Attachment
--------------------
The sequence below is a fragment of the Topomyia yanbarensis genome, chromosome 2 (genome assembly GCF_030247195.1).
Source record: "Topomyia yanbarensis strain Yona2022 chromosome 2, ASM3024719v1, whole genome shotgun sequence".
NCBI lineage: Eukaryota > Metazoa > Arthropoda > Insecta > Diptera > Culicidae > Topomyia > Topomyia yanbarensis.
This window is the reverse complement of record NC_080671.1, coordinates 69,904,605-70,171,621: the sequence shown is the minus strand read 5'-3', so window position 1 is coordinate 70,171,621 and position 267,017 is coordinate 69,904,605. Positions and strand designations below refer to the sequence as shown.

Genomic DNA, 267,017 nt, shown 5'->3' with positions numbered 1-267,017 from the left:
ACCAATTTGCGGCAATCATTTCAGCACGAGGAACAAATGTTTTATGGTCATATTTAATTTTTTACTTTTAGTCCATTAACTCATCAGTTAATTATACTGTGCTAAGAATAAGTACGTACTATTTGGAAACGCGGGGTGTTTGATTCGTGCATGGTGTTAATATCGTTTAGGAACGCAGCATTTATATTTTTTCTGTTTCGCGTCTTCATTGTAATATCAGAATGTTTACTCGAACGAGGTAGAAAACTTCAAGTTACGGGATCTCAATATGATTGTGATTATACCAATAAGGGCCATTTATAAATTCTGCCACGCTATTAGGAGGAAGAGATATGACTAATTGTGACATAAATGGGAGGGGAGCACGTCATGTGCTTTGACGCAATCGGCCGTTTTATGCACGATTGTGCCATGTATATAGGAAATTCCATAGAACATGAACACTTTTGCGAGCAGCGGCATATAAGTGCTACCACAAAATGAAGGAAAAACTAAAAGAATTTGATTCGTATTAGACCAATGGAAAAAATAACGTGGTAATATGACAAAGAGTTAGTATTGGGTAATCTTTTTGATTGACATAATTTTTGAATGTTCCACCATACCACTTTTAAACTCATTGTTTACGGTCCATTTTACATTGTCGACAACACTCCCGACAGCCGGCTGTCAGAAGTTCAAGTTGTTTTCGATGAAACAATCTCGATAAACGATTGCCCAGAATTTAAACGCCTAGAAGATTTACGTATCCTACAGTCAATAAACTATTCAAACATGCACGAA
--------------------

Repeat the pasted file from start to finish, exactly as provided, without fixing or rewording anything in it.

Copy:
The sequence below is a fragment of the Topomyia yanbarensis genome, chromosome 2 (genome assembly GCF_030247195.1).
Source record: "Topomyia yanbarensis strain Yona2022 chromosome 2, ASM3024719v1, whole genome shotgun sequence".
NCBI lineage: Eukaryota > Metazoa > Arthropoda > Insecta > Diptera > Culicidae > Topomyia > Topomyia yanbarensis.
This window is the reverse complement of record NC_080671.1, coordinates 69,904,605-70,171,621: the sequence shown is the minus strand read 5'-3', so window position 1 is coordinate 70,171,621 and position 267,017 is coordinate 69,904,605. Positions and strand designations below refer to the sequence as shown.

Genomic DNA, 267,017 nt, shown 5'->3' with positions numbered 1-267,017 from the left:
ACCAATTTGCGGCAATCATTTCAGCACGAGGAACAAATGTTTTATGGTCATATTTAATTTTTTACTTTTAGTCCATTAACTCATCAGTTAATTATACTGTGCTAAGAATAAGTACGTACTATTTGGAAACGCGGGGTGTTTGATTCGTGCATGGTGTTAATATCGTTTAGGAACGCAGCATTTATATTTTTTCTGTTTCGCGTCTTCATTGTAATATCAGAATGTTTACTCGAACGAGGTAGAAAACTTCAAGTTACGGGATCTCAATATGATTGTGATTATACCAATAAGGGCCATTTATAAATTCTGCCACGCTATTAGGAGGAAGAGATATGACTAATTGTGACATAAATGGGAGGGGAGCACGTCATGTGCTTTGACGCAATCGGCCGTTTTATGCACGATTGTGCCATGTATATAGGAAATTCCATAGAACATGAACACTTTTGCGAGCAGCGGCATATAAGTGCTACCACAAAATGAAGGAAAAACTAAAAGAATTTGATTCGTATTAGACCAATGGAAAAAATAACGTGGTAATATGACAAAGAGTTAGTATTGGGTAATCTTTTTGATTGACATAATTTTTGAATGTTCCACCATACCACTTTTAAACTCATTGTTTACGGTCCATTTTACATTGTCGACAACACTCCCGACAGCCGGCTGTCAGAAGTTCAAGTTGTTTTCGATGAAACAATCTCGATAAACGATTGCCCAGAATTTAAACGCCTAGAAGATTTACGTATCCTACAGTCAATAAACTATTCAAACATGCACGAA